David Moran, assistant professor of law at Wayne State University, says the bill is ambiguous and contradictory. "I believe the bill is poorly drafted because, after reading it several times, I'm not at all clear as to exactly what information the NWS would be prohibited from releasing to the public," he writes via E-mail. "First, it does not define some key terms. ... Second, [certain provisions] appear to be flatly contradictory. How is the NWS supposed to issue to the public all of its data (not just severe weather information) without thereby providing a service that would compete with private entities?"

With the exception of the Postal Service, the government typically steers away from competing with the private sector. "But what is happening here is people are wanting to make an industry out of government assets," says Richard Griffin, a partner at Texas law firm Jackson Walker, who contends that taxpayer-funded weather data should be equally available to everyone.

Efforts to control public information that profits the private sector are hardly new. Commercial providers of patent and trademark information opposed making the U.S. Patent and Trademark Office database available online, a fight they lost in 1998. And in 1993, responding to pressure from public-interest groups, the Securities and Exchange Commission made its Electronic Data Gathering and Retrieval System available online free of charge, a service Mead Data (subsequently purchased by Reed Elsevier and renamed LexisNexis), under government contract, previously offered for a fee.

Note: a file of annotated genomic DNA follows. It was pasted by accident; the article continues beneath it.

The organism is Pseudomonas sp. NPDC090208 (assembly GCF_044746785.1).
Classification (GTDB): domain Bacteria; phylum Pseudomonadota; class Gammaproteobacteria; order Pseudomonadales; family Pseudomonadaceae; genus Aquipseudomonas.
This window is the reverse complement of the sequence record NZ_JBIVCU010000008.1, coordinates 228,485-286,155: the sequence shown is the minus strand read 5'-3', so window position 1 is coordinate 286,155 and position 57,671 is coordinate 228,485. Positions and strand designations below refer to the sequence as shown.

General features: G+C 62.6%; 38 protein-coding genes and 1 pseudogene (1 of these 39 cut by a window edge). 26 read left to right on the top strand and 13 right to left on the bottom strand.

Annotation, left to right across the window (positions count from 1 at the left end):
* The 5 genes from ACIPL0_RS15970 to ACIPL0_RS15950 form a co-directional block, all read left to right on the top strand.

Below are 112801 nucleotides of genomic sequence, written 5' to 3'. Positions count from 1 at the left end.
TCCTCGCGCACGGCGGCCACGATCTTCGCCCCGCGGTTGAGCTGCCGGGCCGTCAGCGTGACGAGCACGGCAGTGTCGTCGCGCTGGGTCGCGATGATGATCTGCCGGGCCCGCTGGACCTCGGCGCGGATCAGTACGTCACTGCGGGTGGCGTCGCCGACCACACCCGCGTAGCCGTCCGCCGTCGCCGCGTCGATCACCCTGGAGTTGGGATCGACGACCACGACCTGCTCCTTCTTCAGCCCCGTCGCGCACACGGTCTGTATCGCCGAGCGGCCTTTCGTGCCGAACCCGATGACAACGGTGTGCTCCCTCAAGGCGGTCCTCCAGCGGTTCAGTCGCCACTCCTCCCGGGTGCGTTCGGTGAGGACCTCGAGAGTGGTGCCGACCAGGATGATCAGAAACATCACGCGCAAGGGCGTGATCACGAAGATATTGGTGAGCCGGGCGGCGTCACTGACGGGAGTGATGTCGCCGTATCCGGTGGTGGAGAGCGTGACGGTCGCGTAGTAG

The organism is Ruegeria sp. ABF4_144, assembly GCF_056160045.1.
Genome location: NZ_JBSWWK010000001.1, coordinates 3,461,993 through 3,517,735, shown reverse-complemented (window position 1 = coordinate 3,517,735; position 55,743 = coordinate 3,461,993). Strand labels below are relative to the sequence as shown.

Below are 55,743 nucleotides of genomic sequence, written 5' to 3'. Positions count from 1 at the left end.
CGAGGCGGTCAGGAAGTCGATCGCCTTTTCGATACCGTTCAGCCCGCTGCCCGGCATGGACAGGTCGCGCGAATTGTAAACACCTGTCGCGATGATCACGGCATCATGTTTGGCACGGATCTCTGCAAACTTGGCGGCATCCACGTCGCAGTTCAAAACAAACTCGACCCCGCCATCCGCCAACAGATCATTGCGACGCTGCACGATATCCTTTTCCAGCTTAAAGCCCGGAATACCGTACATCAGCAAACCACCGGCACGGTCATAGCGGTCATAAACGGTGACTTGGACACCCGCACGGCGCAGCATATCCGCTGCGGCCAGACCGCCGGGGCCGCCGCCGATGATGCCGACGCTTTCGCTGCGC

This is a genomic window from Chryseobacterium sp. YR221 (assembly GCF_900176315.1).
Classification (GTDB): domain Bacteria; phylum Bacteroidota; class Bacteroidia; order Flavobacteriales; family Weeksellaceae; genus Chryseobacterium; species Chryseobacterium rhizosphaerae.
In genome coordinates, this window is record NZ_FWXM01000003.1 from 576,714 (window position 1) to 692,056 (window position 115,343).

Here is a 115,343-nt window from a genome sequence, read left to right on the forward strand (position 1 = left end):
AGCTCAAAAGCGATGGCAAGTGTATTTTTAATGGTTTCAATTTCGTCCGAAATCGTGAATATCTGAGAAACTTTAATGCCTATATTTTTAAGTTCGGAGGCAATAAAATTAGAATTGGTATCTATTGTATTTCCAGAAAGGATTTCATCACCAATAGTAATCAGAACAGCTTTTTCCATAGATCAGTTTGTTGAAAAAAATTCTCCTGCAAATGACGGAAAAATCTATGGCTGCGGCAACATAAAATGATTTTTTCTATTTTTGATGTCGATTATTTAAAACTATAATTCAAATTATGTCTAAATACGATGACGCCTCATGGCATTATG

Legislation designed to prohibit government-funded municipal wireless networks can be seen in a similar light.

Those following S.786 note that the bill has not received much support and that it's currently languishing in committee. Sobien says the bill has a good chance of becoming law if it gets attached to other legislation, noting that a recent effort to attach it to an appropriations bill failed. He says he expects those backing the bill will try to attach it to an upcoming authorization bill for the National Oceanic and Atmospheric Administration.